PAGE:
THE VERDICT – “The Last Knight” is just that, the last night that I ever waste nearly three hours on a Michael Bay helmed Transformers. It’s a movie that summarizes everything wrong with the last ten years of his filmmaking career; Overstuffed and convoluted plot, cheesy cringeworthy dialogue, abuse of slow motion sequences that echo that of the snails pacing that drags on, and an overabundance of characters who most of which never get the proper development that they deserve to make an impact. Sure, the action is still there, but it’s such a small positive considering there are more than a couple of long spans in the script when the Transformers don’t appear. Haters of the series won’t be swayed by this effort, and true hardcore fans of the series will finally be tested to see just how deep their love is. If there is indeed more that meets the eye, consider me blind. I frankly don’t get it.


King Arthur: Legend of the Sword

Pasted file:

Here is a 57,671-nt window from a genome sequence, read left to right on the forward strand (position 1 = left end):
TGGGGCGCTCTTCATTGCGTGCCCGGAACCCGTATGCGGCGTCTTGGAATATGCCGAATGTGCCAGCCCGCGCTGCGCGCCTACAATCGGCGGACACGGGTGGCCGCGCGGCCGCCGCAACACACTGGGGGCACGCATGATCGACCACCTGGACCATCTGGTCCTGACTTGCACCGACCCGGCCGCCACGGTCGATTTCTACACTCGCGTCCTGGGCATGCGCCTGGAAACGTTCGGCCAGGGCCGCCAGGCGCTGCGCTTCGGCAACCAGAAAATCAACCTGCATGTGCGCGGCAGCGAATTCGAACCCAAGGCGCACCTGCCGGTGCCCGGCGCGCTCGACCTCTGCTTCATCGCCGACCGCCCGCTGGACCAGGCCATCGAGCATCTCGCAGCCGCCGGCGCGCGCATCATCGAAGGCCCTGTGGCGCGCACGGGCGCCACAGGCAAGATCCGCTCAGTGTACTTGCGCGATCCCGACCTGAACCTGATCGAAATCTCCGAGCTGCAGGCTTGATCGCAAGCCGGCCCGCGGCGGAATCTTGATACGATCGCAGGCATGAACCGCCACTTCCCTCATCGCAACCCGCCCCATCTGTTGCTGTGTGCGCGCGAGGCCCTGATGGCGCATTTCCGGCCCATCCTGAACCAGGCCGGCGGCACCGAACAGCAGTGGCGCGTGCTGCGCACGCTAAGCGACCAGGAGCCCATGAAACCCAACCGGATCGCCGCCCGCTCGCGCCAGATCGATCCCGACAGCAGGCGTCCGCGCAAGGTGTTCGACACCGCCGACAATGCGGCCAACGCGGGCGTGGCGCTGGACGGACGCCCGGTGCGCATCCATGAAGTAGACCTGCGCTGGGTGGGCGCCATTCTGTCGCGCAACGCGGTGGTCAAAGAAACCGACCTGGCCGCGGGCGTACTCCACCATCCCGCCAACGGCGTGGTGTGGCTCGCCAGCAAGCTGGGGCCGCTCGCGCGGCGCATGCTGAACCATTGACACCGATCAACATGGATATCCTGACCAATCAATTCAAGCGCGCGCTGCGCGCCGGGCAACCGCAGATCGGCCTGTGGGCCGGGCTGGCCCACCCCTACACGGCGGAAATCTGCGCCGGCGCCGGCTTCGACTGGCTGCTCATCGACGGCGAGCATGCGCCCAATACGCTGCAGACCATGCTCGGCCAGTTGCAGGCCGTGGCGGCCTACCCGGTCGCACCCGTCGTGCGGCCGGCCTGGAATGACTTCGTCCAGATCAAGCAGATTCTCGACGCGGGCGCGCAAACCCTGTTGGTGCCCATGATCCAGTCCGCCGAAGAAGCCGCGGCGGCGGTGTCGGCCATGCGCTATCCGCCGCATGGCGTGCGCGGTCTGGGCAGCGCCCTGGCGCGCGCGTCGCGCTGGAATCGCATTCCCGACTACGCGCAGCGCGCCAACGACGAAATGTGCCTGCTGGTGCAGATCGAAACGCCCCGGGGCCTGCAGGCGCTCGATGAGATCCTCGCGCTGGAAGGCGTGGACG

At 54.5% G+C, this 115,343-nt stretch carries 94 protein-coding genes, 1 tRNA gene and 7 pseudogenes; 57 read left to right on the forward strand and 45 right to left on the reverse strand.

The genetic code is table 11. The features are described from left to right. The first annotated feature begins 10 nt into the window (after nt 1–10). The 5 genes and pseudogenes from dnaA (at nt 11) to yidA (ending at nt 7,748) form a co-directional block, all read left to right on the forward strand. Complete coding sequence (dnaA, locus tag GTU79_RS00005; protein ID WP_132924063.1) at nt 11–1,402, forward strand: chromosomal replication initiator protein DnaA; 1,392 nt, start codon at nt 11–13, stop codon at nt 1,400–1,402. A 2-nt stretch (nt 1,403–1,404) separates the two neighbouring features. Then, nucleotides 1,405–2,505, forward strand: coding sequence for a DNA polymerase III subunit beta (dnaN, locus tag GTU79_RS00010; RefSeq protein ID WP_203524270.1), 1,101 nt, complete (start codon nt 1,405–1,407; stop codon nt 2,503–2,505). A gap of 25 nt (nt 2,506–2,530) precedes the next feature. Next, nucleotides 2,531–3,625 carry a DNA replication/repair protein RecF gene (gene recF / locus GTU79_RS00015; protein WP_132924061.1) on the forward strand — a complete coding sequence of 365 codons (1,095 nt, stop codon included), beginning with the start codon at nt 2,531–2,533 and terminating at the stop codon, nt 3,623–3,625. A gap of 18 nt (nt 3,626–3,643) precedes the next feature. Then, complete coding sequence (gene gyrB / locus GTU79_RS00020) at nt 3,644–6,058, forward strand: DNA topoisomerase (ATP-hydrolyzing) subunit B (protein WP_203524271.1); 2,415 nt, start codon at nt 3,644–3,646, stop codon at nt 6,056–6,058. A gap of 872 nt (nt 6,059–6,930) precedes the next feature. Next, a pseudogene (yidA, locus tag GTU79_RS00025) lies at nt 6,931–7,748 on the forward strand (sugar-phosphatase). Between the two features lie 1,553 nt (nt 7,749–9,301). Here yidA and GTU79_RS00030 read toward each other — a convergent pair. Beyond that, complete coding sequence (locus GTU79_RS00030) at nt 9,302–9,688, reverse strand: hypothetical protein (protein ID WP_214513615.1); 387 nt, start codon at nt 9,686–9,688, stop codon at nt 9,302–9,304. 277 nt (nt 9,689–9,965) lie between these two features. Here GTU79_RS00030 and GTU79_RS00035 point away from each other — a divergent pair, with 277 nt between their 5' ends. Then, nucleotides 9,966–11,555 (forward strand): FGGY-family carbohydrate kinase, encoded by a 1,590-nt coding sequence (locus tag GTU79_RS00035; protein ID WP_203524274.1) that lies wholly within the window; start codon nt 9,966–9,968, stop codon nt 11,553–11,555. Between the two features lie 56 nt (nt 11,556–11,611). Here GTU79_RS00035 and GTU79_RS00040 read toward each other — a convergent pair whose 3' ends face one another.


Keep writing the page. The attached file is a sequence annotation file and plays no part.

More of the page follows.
Critically Acclaimed filmmaker Guy Ritchie brings his dynamic style to the epic fantasy action adventure genre, in ‘King Arthur: Legend of the Sword’. Starring Charlie Hunnam in the title role, the film is an iconoclastic take on the classic Excalibur myth, tracing Arthur’s journey from the streets to the throne. When the child Arthur’s father is murdered, Vortigern (Jude Law), Arthur’s uncle, seizes the crown. Robbed of his birthright and with no idea who he truly is, Arthur comes up the hard way in the back alleys of the Londininum, not knowing his royal lineage. But once he pulls the sword from the stone, his life is turned upside down and he is forced to acknowledge his true legacy…whether he likes it or not. He joins the rebellion and a shadowy young woman named Guinevere. He must learn to understand the magic weapon, deal with his demons, and unite the people to defeat the evil dictator, the same man who murdered his parents and stole his crown to become king. ‘King Arthur: Legend of the Sword’ is rated PG-13 for sequences of violence and action, some suggestive content and brief strong adult language.